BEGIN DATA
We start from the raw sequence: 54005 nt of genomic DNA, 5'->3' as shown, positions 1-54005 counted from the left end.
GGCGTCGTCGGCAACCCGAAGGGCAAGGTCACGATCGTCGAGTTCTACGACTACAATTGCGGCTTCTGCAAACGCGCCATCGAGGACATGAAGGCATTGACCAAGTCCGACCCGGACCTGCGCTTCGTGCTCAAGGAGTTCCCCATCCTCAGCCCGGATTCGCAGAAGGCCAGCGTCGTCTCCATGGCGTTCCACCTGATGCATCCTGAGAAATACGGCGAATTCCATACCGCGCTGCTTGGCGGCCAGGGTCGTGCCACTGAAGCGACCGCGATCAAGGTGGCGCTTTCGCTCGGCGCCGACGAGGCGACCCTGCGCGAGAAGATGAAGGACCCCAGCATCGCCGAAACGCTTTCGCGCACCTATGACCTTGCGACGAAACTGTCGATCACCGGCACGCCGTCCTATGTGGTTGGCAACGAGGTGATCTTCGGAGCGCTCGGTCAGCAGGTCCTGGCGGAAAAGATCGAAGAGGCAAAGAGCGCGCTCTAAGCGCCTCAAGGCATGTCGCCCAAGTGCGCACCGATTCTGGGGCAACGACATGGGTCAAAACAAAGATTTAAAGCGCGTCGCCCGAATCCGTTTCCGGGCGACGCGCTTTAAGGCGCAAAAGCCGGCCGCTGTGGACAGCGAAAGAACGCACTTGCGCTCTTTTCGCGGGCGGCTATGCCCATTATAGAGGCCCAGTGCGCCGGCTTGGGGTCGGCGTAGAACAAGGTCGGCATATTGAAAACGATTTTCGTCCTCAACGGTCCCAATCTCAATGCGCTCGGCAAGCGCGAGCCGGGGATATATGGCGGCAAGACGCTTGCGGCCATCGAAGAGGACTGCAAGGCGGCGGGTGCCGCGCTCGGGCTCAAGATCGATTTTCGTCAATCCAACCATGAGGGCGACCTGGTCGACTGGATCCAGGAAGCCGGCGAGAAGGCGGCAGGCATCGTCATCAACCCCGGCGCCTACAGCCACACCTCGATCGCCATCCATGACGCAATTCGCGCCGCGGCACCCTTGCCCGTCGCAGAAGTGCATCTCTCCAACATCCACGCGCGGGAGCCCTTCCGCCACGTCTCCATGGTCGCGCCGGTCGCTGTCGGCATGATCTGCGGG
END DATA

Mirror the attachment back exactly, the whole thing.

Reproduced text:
We start from the raw sequence: 54005 nt of genomic DNA, 5'->3' as shown, positions 1-54005 counted from the left end.
GGCGTCGTCGGCAACCCGAAGGGCAAGGTCACGATCGTCGAGTTCTACGACTACAATTGCGGCTTCTGCAAACGCGCCATCGAGGACATGAAGGCATTGACCAAGTCCGACCCGGACCTGCGCTTCGTGCTCAAGGAGTTCCCCATCCTCAGCCCGGATTCGCAGAAGGCCAGCGTCGTCTCCATGGCGTTCCACCTGATGCATCCTGAGAAATACGGCGAATTCCATACCGCGCTGCTTGGCGGCCAGGGTCGTGCCACTGAAGCGACCGCGATCAAGGTGGCGCTTTCGCTCGGCGCCGACGAGGCGACCCTGCGCGAGAAGATGAAGGACCCCAGCATCGCCGAAACGCTTTCGCGCACCTATGACCTTGCGACGAAACTGTCGATCACCGGCACGCCGTCCTATGTGGTTGGCAACGAGGTGATCTTCGGAGCGCTCGGTCAGCAGGTCCTGGCGGAAAAGATCGAAGAGGCAAAGAGCGCGCTCTAAGCGCCTCAAGGCATGTCGCCCAAGTGCGCACCGATTCTGGGGCAACGACATGGGTCAAAACAAAGATTTAAAGCGCGTCGCCCGAATCCGTTTCCGGGCGACGCGCTTTAAGGCGCAAAAGCCGGCCGCTGTGGACAGCGAAAGAACGCACTTGCGCTCTTTTCGCGGGCGGCTATGCCCATTATAGAGGCCCAGTGCGCCGGCTTGGGGTCGGCGTAGAACAAGGTCGGCATATTGAAAACGATTTTCGTCCTCAACGGTCCCAATCTCAATGCGCTCGGCAAGCGCGAGCCGGGGATATATGGCGGCAAGACGCTTGCGGCCATCGAAGAGGACTGCAAGGCGGCGGGTGCCGCGCTCGGGCTCAAGATCGATTTTCGTCAATCCAACCATGAGGGCGACCTGGTCGACTGGATCCAGGAAGCCGGCGAGAAGGCGGCAGGCATCGTCATCAACCCCGGCGCCTACAGCCACACCTCGATCGCCATCCATGACGCAATTCGCGCCGCGGCACCCTTGCCCGTCGCAGAAGTGCATCTCTCCAACATCCACGCGCGGGAGCCCTTCCGCCACGTCTCCATGGTCGCGCCGGTCGCTGTCGGCATGATCTGCGGG